"Let them come," said the boy, "I am not afraid; but I am so tired that I cannot go any farther:" and he stretched himself on a bench and fell asleep.

Soon afterwards the robbers came, and angrily asked what strange boy was lying there? "Ah," said the old woman, "it is an innocent child who has lost himself in the forest, and out of pity I have let him come in; he has to take a letter to the queen."

The robbers opened the letter and read it, and in it was written that the boy as soon as he arrived should be put to death. Then the hard-hearted robbers felt pity, and their leader tore up the letter and wrote another, saying, that as soon as the boy came, he should be married at once to the king's daughter. Then they let him lie quietly on the bench till the next morning, and when he awoke they gave him the letter, and showed him the right way.

And the queen, when she had received the letter and read it, did as was written in it, and had a splendid wedding-feast prepared, and the king's daughter was married to the luck-child, and as the youth was handsome and agreeable she lived with him in joy and contentment.

After some time the king returned to his palace and saw that the prophecy was fulfilled, and the luck-child married to his daughter.

"How has that come to pass?" he said; "I gave quite another order in my letter."

So the queen gave him the letter, and said that he might see for himself what was written in it. The king read the letter and saw quite well that it had been exchanged for the other. He asked the youth what had become of the letter entrusted to him, and why he had brought another instead of it.

"I know nothing about it," answered he; "it must have been changed in the night, when I slept in the forest."

The king said in a passion, "You shall not have everything quite so much your own way; whoever marries my daughter must fetch me from hell three golden hairs from the head of the devil; bring me what I want, and you shall keep my daughter."

*The sun has been exchanged for Old Harry and the devil in some tales. Pick your choice as a story-teller, then.

      In this way the king hoped to be rid of him for ever. But the luck-child answered, "I will fetch the golden hairs, I am not afraid of the Devil;" thereupon he took leave of them and began his journey.

The road led him to a large town, where the watchman by the gates asked him what his trade was, and what he knew.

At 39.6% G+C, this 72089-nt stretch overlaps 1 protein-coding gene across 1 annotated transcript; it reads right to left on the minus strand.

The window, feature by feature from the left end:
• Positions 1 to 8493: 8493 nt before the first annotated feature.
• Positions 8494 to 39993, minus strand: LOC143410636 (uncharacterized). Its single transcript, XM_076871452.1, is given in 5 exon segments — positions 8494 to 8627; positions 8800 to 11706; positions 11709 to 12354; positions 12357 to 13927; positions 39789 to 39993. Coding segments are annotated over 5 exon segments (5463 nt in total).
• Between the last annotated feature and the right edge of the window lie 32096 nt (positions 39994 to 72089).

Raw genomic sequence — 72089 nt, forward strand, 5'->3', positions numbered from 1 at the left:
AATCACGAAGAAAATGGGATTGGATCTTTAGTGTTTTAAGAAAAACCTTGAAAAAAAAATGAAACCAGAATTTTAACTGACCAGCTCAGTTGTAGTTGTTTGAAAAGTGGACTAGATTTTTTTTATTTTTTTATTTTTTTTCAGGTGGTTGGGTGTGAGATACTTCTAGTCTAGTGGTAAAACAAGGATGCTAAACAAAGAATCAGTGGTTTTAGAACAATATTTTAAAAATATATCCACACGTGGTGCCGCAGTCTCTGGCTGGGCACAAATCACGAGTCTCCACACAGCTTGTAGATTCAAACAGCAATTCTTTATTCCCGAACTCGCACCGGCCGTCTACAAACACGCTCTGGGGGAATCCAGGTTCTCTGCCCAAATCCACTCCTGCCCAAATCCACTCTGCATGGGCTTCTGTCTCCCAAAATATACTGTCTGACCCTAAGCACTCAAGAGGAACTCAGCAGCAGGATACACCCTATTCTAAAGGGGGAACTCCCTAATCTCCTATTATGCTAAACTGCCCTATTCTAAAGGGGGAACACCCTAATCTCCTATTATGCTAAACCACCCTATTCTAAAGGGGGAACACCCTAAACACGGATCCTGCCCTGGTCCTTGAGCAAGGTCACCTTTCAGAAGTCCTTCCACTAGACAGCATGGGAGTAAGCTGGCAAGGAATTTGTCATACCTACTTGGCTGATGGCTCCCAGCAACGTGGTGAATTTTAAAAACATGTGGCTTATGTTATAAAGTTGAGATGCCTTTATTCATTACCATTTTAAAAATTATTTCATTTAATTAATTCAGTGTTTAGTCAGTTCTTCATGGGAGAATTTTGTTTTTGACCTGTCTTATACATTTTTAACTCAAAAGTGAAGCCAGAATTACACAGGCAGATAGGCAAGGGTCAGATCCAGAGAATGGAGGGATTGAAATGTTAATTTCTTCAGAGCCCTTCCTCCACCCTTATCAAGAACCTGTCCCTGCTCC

"I know everything," answered the luck-child.

"Then you can do us a favour," said the watchman, "if you will tell us why our market-fountain, which once flowed with wine has become dry, and no longer gives even water?"

"That you shall know," answered he; "only wait till I come back."

Then he went farther and came to another town, and there also the gatekeeper asked him what was his trade, and what he knew.

"I know everything," answered he.

"Then you can do us a favour and tell us why a tree in our town which once bore golden apples now does not even put forth leaves?"

"You shall know that," answered he; "only wait till I come back."

Then he went on and came to a wide river over which he must go. The ferryman asked him what his trade was, and what he knew.

"I know everything," answered he.

"Then you can do me a favour," said the ferryman, "and tell me why I must always be rowing backwards and forwards, and am never set free?"

"You shall know that," answered he; "only wait till I come back."

When he had crossed the water he found the entrance to Hell. It was black and sooty within, and the Devil was not at home, but his grandmother was sitting in a large arm-chair.

"What do you want?" she said to him, but she did not look so very wicked.

"I should like to have three golden hairs from the devil's head," answered he, "else I cannot keep my wife."

"That is a good deal to ask for," she said; "if the devil comes home and finds you, it will cost you your life; but as I pity you, I will see if I cannot help you."

She changed him into an ant and said, "Creep into the folds of my dress, you will be safe there."

"Yes," answered he, "so far, so good; but there are three things besides that I want to know: why a fountain which once flowed with wine has become dry, and no longer gives even water; why a tree which once bore golden apples does not even put forth leaves; and why a ferry-man must always be going backwards and forwards, and is never set free?"

"Those are difficult questions," answered she, "but only be silent and quiet and pay attention to what the devil says when I pull out the three golden hairs."

As the evening came on, the devil returned home. No sooner had he entered than he noticed that the air was not pure.

"I smell man's flesh," he said; "all is not right here."

Then he pried into every corner, and searched, but could not find anything. His grandmother scolded him.

"It has just been swept," she said, "and everything put in order, and now you are upsetting it again; you have always got man's flesh in your nose. Sit down and eat your supper."